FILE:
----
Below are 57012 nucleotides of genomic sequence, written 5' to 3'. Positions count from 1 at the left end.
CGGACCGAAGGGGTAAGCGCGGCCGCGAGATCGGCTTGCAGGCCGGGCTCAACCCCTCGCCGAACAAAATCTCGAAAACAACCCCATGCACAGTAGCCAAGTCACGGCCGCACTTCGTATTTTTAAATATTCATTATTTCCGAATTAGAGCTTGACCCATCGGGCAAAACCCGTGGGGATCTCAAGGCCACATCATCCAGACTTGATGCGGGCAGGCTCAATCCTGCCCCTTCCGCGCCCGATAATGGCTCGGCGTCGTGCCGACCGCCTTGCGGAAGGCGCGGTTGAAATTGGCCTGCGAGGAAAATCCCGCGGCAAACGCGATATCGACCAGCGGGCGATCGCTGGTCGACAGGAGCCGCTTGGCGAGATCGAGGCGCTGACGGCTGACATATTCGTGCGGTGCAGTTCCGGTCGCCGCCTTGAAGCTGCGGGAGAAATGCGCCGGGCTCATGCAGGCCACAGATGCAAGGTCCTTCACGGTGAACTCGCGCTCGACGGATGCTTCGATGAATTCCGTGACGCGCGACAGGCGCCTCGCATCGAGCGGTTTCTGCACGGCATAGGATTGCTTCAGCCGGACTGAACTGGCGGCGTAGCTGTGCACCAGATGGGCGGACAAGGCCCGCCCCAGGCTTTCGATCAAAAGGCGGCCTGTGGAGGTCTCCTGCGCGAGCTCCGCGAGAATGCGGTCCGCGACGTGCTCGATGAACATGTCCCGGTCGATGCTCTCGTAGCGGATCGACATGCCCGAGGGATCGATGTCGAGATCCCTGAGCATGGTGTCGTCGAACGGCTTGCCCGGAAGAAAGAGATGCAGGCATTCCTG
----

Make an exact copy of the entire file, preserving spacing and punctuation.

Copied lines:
Below are 57012 nucleotides of genomic sequence, written 5' to 3'. Positions count from 1 at the left end.
CGGACCGAAGGGGTAAGCGCGGCCGCGAGATCGGCTTGCAGGCCGGGCTCAACCCCTCGCCGAACAAAATCTCGAAAACAACCCCATGCACAGTAGCCAAGTCACGGCCGCACTTCGTATTTTTAAATATTCATTATTTCCGAATTAGAGCTTGACCCATCGGGCAAAACCCGTGGGGATCTCAAGGCCACATCATCCAGACTTGATGCGGGCAGGCTCAATCCTGCCCCTTCCGCGCCCGATAATGGCTCGGCGTCGTGCCGACCGCCTTGCGGAAGGCGCGGTTGAAATTGGCCTGCGAGGAAAATCCCGCGGCAAACGCGATATCGACCAGCGGGCGATCGCTGGTCGACAGGAGCCGCTTGGCGAGATCGAGGCGCTGACGGCTGACATATTCGTGCGGTGCAGTTCCGGTCGCCGCCTTGAAGCTGCGGGAGAAATGCGCCGGGCTCATGCAGGCCACAGATGCAAGGTCCTTCACGGTGAACTCGCGCTCGACGGATGCTTCGATGAATTCCGTGACGCGCGACAGGCGCCTCGCATCGAGCGGTTTCTGCACGGCATAGGATTGCTTCAGCCGGACTGAACTGGCGGCGTAGCTGTGCACCAGATGGGCGGACAAGGCCCGCCCCAGGCTTTCGATCAAAAGGCGGCCTGTGGAGGTCTCCTGCGCGAGCTCCGCGAGAATGCGGTCCGCGACGTGCTCGATGAACATGTCCCGGTCGATGCTCTCGTAGCGGATCGACATGCCCGAGGGATCGATGTCGAGATCCCTGAGCATGGTGTCGTCGAACGGCTTGCCCGGAAGAAAGAGATGCAGGCATTCCTG